U.N. says “flick off” for Darfur

Climate change is responsible for the genocide in Darfur, we’ve recently learned. According to the Secretary General of the U.N., Ban Ki-moon, the Darfur genocide is due in part to anthropogenic global warming:

UN Secretary General Ban Ki-moon said that the slaughter in Darfur was triggered by global climate change and that more such conflicts may be on the horizon, in an article published Saturday.

“The Darfur conflict began as an ecological crisis, arising at least in part from climate change,” Ban said in a Washington Post opinion column.

UN statistics showed that rainfall declined some 40 percent over the past two decades, he said, as a rise in Indian Ocean temperatures disrupted monsoons.

“This suggests that the drying of sub-Saharan Africa derives, to some degree, from man-made global warming,” the South Korean diplomat wrote.

Those poor Darfurians, the U.N. has brought the genocide into the realm of climate science. When global governments reverse the trend of planet-wide climate change with their bureaucratic wisdom and wide-spread policy changes, can Darfurians really rest assured that the killing will stop? Of course, most of us would prefer that the international community take more immediate action on factors that are more directly linked to the conflict.

Unfortunately the world has not taken any real action to stop the Darfurian genocide. Is the U.N. really appealing the popularity of climate change and Darfur as issues in order to guilt us to turn off those extra light bulbs? Since the time-frame for starting to reverse global warming is 2025-2050, is this about stopping the genocide or this about using the genocide as a poster campaign to affect global attitudes surrounding climate change?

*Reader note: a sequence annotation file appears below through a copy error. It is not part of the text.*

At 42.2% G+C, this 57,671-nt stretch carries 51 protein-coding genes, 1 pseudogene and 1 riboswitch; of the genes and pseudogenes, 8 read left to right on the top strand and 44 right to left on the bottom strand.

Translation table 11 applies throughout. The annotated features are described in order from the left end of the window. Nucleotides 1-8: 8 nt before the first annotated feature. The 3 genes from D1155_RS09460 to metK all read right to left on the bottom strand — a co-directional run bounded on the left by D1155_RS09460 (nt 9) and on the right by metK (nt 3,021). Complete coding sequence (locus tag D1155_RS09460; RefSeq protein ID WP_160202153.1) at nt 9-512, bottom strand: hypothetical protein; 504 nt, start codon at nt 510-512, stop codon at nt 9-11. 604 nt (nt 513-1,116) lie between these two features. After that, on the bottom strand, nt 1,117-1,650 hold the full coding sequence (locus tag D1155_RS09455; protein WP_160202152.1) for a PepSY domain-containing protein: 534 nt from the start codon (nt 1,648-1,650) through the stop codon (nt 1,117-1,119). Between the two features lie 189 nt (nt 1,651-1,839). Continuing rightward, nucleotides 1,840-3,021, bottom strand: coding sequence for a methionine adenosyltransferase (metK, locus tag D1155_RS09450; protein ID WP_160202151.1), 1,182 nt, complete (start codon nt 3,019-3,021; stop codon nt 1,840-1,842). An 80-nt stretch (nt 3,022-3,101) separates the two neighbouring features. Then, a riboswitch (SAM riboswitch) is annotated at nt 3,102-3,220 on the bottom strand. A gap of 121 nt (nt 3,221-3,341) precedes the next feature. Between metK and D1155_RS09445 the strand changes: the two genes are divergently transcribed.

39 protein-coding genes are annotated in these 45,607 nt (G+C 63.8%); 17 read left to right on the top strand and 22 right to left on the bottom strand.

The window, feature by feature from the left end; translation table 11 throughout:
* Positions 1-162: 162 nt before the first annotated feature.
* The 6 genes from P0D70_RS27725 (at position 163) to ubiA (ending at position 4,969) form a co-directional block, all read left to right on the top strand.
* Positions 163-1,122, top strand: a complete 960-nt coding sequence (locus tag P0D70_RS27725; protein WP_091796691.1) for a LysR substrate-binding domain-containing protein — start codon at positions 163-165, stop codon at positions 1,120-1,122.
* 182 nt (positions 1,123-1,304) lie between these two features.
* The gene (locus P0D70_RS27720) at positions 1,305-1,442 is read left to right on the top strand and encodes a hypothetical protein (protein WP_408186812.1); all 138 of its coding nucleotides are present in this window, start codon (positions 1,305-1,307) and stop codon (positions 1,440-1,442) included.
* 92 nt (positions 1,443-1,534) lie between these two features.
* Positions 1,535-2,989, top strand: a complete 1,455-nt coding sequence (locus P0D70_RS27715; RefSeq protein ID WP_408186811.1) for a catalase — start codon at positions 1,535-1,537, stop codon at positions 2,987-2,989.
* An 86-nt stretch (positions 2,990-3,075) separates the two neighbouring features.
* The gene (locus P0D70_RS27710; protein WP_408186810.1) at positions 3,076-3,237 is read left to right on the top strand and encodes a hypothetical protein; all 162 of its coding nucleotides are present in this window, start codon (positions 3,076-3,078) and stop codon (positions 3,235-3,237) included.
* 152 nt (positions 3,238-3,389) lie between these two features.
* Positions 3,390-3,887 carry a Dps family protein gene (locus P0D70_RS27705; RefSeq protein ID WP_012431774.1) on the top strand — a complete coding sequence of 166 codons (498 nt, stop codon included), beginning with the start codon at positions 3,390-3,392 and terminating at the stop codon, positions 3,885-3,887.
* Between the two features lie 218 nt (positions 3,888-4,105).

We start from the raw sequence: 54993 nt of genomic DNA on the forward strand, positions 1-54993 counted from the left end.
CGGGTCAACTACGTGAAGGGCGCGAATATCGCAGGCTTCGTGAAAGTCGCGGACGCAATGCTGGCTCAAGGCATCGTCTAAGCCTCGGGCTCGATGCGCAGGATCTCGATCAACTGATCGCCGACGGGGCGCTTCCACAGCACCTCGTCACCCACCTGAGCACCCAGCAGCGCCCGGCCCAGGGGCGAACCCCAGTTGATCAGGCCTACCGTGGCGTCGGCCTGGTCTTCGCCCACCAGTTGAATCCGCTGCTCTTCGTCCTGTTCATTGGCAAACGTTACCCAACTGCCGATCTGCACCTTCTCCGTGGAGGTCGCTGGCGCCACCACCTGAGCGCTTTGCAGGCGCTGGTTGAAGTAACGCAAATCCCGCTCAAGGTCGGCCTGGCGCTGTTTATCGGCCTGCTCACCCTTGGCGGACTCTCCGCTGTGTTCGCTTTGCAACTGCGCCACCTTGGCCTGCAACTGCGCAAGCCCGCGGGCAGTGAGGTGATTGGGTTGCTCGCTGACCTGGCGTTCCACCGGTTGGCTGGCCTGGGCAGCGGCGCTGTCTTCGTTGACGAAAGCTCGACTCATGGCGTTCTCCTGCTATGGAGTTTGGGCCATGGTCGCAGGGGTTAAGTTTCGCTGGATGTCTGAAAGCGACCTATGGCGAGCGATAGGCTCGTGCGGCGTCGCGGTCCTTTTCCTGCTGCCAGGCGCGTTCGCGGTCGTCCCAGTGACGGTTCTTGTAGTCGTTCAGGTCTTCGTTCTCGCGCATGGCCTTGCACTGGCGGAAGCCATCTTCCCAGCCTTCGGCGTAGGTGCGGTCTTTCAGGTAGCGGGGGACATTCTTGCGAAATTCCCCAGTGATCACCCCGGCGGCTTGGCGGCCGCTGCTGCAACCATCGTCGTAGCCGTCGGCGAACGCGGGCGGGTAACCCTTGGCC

The secretary general of the U.N. claims that anthropogenic climate change is responsible for Darfur. The U.N. should stop thinking up twisted graduate thesis topics and take immediate steps in encouraging and enabling the international community in ending the genocide.

The industrial revolution has been responsible for generating the tools of wealth creation, has been responsible for removing barriers for the movement of labour and capital and has created the conditions for globalized and freer trade among nations. In fact, industrialization has done much to spread philosophy and enlightened ideas around the world. Arguably, the world is richer because of our emission of greenhouse gases and if Darfur is suffering, it is not because we drive SUVs, it is because of ethnic hatred that has existed long before the Watt steam engine or the mechanized loom.

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